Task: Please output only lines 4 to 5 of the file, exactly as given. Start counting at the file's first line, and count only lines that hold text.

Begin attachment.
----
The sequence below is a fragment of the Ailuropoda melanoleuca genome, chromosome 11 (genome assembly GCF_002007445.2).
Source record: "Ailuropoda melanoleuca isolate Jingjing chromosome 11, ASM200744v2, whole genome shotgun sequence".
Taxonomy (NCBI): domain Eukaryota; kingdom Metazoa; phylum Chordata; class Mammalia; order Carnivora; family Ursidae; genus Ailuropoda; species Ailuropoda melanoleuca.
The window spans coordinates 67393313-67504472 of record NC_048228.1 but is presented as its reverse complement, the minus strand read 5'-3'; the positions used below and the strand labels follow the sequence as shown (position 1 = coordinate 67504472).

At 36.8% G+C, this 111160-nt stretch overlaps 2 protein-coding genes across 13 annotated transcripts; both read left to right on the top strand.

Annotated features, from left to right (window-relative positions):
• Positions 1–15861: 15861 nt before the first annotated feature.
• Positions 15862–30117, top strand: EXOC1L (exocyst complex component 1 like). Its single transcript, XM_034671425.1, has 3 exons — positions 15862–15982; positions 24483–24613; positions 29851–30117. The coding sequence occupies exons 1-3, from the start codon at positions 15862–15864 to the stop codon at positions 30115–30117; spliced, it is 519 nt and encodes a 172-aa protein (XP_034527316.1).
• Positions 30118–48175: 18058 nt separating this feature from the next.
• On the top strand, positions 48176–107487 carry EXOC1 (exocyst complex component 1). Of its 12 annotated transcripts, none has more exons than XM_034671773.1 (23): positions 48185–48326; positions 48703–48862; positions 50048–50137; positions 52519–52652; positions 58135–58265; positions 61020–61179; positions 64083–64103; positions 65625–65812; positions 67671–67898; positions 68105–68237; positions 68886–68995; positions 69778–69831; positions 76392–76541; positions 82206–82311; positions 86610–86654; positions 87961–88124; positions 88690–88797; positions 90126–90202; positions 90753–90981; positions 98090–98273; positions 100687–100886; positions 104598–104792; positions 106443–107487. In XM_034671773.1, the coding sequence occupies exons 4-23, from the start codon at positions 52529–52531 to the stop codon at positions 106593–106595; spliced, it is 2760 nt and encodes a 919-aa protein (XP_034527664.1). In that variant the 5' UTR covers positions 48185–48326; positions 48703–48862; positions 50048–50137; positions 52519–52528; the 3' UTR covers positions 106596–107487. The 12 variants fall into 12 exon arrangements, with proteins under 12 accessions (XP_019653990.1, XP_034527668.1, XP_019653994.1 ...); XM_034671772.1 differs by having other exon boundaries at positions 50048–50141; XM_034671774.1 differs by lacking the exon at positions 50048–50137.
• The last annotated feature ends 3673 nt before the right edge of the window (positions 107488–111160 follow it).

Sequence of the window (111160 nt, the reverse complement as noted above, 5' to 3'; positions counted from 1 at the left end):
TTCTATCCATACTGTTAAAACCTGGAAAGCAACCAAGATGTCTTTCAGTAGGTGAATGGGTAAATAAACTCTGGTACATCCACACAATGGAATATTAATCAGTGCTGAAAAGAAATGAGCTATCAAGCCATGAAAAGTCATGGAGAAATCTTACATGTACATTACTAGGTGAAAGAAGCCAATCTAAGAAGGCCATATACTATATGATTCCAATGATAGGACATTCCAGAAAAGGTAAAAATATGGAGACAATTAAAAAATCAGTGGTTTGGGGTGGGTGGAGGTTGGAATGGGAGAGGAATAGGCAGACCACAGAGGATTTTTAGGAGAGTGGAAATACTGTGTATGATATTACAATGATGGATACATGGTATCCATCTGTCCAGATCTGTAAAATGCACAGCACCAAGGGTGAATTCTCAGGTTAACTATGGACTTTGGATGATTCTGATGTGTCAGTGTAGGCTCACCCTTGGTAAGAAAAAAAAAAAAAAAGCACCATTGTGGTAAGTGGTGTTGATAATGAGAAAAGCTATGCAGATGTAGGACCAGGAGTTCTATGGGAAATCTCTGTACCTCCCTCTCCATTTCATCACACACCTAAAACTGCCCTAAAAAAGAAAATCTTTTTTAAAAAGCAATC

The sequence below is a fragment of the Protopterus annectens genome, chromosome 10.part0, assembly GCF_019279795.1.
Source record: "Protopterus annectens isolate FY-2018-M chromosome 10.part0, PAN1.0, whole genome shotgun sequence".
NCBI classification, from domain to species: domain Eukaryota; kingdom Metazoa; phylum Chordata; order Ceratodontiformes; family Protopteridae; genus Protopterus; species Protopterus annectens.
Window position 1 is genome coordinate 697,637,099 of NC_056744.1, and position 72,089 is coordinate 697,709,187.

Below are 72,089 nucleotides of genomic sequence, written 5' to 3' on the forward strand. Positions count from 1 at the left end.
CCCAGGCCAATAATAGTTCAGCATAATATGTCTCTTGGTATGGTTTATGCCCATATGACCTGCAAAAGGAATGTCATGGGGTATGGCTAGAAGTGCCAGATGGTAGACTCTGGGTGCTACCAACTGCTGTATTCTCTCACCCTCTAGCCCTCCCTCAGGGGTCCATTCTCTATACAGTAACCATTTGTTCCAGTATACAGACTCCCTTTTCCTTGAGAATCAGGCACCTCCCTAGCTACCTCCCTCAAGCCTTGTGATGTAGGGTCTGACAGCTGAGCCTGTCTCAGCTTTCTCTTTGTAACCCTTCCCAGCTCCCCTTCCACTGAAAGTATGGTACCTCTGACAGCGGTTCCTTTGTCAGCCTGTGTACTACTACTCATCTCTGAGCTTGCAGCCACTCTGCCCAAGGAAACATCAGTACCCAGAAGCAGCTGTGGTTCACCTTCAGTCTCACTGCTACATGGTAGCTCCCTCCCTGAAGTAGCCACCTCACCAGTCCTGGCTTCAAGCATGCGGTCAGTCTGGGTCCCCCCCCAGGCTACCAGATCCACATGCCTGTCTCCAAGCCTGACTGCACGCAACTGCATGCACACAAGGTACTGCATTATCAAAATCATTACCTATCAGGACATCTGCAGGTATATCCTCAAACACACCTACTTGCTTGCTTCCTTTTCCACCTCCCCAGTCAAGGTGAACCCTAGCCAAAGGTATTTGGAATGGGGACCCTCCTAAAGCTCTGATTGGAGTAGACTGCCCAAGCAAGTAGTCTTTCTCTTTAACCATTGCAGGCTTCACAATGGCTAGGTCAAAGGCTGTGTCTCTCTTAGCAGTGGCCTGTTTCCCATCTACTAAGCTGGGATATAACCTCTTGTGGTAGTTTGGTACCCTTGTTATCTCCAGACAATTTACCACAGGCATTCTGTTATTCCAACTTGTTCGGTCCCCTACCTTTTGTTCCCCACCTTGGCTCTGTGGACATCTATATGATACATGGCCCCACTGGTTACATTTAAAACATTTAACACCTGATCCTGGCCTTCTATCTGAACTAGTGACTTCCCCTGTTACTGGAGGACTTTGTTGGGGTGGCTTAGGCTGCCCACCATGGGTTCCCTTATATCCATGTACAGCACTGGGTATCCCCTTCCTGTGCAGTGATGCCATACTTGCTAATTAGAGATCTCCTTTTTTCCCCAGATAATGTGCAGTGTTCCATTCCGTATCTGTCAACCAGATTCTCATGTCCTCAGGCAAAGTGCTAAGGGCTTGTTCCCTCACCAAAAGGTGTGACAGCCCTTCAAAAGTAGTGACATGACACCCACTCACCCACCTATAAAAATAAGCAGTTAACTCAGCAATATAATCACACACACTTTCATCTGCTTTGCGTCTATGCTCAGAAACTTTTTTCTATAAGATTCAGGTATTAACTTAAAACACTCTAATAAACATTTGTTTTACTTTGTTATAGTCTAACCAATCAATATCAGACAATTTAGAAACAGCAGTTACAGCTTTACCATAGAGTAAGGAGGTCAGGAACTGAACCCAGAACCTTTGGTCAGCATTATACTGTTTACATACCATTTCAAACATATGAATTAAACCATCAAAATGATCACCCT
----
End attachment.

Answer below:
The window spans coordinates 67393313-67504472 of record NC_048228.1 but is presented as its reverse complement, the minus strand read 5'-3'; the positions used below and the strand labels follow the sequence as shown (position 1 = coordinate 67504472).

At 36.8% G+C, this 111160-nt stretch overlaps 2 protein-coding genes across 13 annotated transcripts; both read left to right on the top strand.